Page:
pygments is too slow to use on large files in a heavily-loaded production environment

Issue #508 resolved
Former user created an issue

On my local machine ( Core2 Duo 2.66GHz ), here are the times to run pygmentize using pygments 1.3.1 on a Perl file, based on file size:

{{{ 131K file: 1 second 261K: 2 seconds 391K: 2.8 seconds 521K: 3.8 seconds }}}

In other words, about 1 second per 128K.

For a python file, I get these times:

{{{ 115K: 0.697s 230K: 1.190s 345K: 1.773s }}}

It continues to be linear--about 0.6 seconds for each 128K or so.

And that's on my local machine that's not really doing anything else.

The problem is that if I have another system that already takes several seconds to process and display a file, and that file is large, then I can't use pygments on the file, because it will make the whole display process take too long.

If we add multiple threads running pygments at the same time (and a server generally doing other things) then pygments is too slow to use on large files at all.

Here's the bug where I originally found the problem:

Reported by mkanat

Comments (5)

  1. thatch

    (If your bug is about the relative performance of highlighting perl vs python, please correct me -- I'll assume it's a comment on the general slowness of pygments given the reference to pyrex in the loggerhead bug).

    I instrumented pygmentize running on some python that I managed to cobble together that's 345KB. Mine takes 2.050s on a 2.4GHz Core 2 Duo running OS X so the timings are not that different. If you'd like me to take a look at your source file, then I need a copy of your source file.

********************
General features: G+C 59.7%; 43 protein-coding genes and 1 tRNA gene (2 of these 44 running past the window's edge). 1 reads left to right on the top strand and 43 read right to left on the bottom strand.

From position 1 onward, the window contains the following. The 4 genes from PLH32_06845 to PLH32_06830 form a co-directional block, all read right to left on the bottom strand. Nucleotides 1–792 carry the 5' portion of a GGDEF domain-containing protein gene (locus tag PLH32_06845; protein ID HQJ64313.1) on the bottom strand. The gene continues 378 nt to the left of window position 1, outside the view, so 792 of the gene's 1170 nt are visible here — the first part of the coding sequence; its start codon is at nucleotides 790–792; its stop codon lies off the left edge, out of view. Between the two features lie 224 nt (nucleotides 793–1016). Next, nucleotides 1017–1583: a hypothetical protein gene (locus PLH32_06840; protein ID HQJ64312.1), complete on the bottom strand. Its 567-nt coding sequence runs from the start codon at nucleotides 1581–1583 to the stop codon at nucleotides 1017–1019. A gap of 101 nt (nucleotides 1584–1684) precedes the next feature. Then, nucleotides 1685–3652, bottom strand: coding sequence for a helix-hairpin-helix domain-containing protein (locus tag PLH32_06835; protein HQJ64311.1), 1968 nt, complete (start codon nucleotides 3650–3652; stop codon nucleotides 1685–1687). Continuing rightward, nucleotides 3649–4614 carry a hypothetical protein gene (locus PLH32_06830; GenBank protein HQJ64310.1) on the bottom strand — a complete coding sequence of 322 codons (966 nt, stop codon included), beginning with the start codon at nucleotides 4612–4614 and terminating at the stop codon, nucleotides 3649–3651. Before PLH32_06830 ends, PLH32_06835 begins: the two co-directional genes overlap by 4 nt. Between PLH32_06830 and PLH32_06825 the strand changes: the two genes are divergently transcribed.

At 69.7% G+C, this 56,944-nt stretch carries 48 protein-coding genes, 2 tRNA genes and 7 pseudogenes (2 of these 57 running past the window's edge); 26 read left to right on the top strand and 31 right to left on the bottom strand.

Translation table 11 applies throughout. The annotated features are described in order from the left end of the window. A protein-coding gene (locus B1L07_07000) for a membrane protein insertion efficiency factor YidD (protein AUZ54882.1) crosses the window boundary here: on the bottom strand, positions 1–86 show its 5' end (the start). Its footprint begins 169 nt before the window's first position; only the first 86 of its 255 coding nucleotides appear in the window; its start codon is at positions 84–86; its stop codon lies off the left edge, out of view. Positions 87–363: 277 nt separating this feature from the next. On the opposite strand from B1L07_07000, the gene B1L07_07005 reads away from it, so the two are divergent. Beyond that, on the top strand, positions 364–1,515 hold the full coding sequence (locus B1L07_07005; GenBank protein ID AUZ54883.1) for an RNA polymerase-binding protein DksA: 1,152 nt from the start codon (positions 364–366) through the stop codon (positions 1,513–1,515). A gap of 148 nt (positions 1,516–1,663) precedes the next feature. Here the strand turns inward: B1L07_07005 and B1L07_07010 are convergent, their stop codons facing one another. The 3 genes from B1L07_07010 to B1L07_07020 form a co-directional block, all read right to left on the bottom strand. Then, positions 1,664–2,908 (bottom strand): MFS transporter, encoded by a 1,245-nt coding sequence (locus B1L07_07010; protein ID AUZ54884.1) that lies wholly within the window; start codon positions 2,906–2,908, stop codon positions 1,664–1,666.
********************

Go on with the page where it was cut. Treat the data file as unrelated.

The most expensive calls are:

       ncalls  tottime  percall  cumtime  percall filename:lineno(function)
       885313    0.545    0.000    0.545    0.000 {built-in method match}
        87827    0.502    0.000    1.120    0.000
        11105    0.445    0.000    2.564    0.000
       439132    0.212    0.000    0.212    0.000 {method 'replace' of 'unicode' objects}
       177299    0.175    0.000    0.207    0.000
        87826    0.156    0.000    0.512    0.000
        87826    0.156    0.000    0.367    0.000

    I'm able to shave off a few tenths of seconds from _TokenType.hash and escape_html, but that's about it. Checking the regexes themselves, these are the slowest ones (timings are 2x the number above, due to being profiled):

    regex time-to-match time-to-fail total-attempts total-time
    '!=|==|<<|>>|[-~+/*%=<>&^|.]' 0.00948691368103 0.400342702866 30961 0.409829616547
    "\\\\\\\\\\\\\\\\|\\\\\\\\'|\\\\\\\\\\\\n" 1.09672546387e-05 0.185655593872 2272 0.185666561127
    '#.*$' 0.00154423713684 0.162843942642 48962 0.164388179779
    '(def)((?:\\\\s|\\\\\\\\\\\\s)+)' 0.00110173225403 0.157556533813 20968 0.158658266068
    '\\\\\\\\' 0 0.120788097382 31573 0.120788097382
    '\\\\n' 0.0163886547089 0.100791454315 78414 0.117180109024
    "(?:[rR]|[uU][rR]|[rR][uU])'''" 0 0.0863089561462 17168 0.0863089561462
    '^(\\\\s*)("""(?:.|\\\\n)*?""")' 0.00609183311462 0.0763375759125 68061 0.0824294090271

    I did some quick tests with other highlighters, and Pygments is actually middle of the pack.


    Can you clarify on what you'd like to see done differently?

  2. thatch

    As a followup, most systems I can think of have a hard limit on what they'll try to render as pretty code (Trac and Github, for example), and you could add caching of the rendered content if you're getting repetitive requests for the same file.

  3. gbrandl

    I'm afraid nothing can be done here in absence of specific suggestions where to increase performance. (For example, the patch in #523 has recently been applied that improves HTML output by about 10%, in the areas Tim recognized.)

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